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Iraq and other "Persian Gulf" countries were created following World War I as protectorates of Great Britain. They were carved out of Mesopotamia, formerly part of the Turkish Empire. Iraq itself includes three major groups: Sunni Muslims in the center surrounding the capital of Baghdad, Kurds in the north and Shi'a Muslims in the south. About 15% of the population is Kurdish, 80% Arab. Some 60% are Shi'ite Arab Muslims like their neighbors in Iran, but they are Arabs, not Persians. There are also significant Assyrian and Turkomen minorities in the north. None of of these groups were given any national rights in the League of nations settlement. National and tribal disputes, as well as friction with Western powers trying to control Iraqi oil, have played a gr
eat part in Iraqi history.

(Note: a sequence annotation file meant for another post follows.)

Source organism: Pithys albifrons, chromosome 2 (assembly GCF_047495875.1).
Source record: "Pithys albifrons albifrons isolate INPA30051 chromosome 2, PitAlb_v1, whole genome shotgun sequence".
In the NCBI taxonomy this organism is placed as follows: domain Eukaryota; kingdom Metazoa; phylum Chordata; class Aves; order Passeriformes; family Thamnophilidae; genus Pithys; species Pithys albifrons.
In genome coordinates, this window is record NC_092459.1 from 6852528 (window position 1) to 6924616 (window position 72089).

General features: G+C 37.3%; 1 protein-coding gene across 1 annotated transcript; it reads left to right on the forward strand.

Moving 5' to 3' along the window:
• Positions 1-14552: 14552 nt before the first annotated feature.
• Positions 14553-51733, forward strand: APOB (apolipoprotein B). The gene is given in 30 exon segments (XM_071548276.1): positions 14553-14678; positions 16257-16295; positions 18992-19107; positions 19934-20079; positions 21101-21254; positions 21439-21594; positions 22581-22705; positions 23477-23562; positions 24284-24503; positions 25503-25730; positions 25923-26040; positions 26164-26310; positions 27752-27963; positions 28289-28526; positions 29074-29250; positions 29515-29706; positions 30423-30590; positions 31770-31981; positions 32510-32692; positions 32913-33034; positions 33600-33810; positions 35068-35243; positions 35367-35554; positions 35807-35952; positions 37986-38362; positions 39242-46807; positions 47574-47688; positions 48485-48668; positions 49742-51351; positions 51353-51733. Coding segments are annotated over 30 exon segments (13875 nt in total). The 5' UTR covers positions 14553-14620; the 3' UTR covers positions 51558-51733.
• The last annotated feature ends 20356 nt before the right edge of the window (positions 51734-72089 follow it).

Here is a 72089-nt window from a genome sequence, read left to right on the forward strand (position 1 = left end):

British and US interests were fixed on Iraq after early discoveries of petroleum there, and the US succeeded in pressuring Great Britain to share petroleum rights in Iraq. In 1931, Iraq became independent with a pro-British regime under King Feisal and Nuri-as-Said. A pro-Axis coup in 1941 was reversed by British intervention. After World War II, the US, worried about Soviet influence, tried to make Iraq the anchor of a NATO-like pro-Western alliance, the Baghdad pact. In 1958, the pro-West government was overthrown by ‘Abd al-Karim Qasim. Qasim survived a Ba'athist coup that included participation of Saddam Hussein in 1959. Kuwait and other neighboring protectorates became independent of Britain beginning in 1961, and Iraq laid claims on them owing to oil resources and the need for outlets to the sea. Qasim was overthrown in 1963 by Abd al-Salam ‘Arif. Arif's government was overthrown by a Baathist coup in 1968. By 1979, Saddam Hussein had become Prime Minister and began consolidating a dictatorial regime. Saddam appointed most high officials from among members of his family and natives of his home town village of Tikriti.
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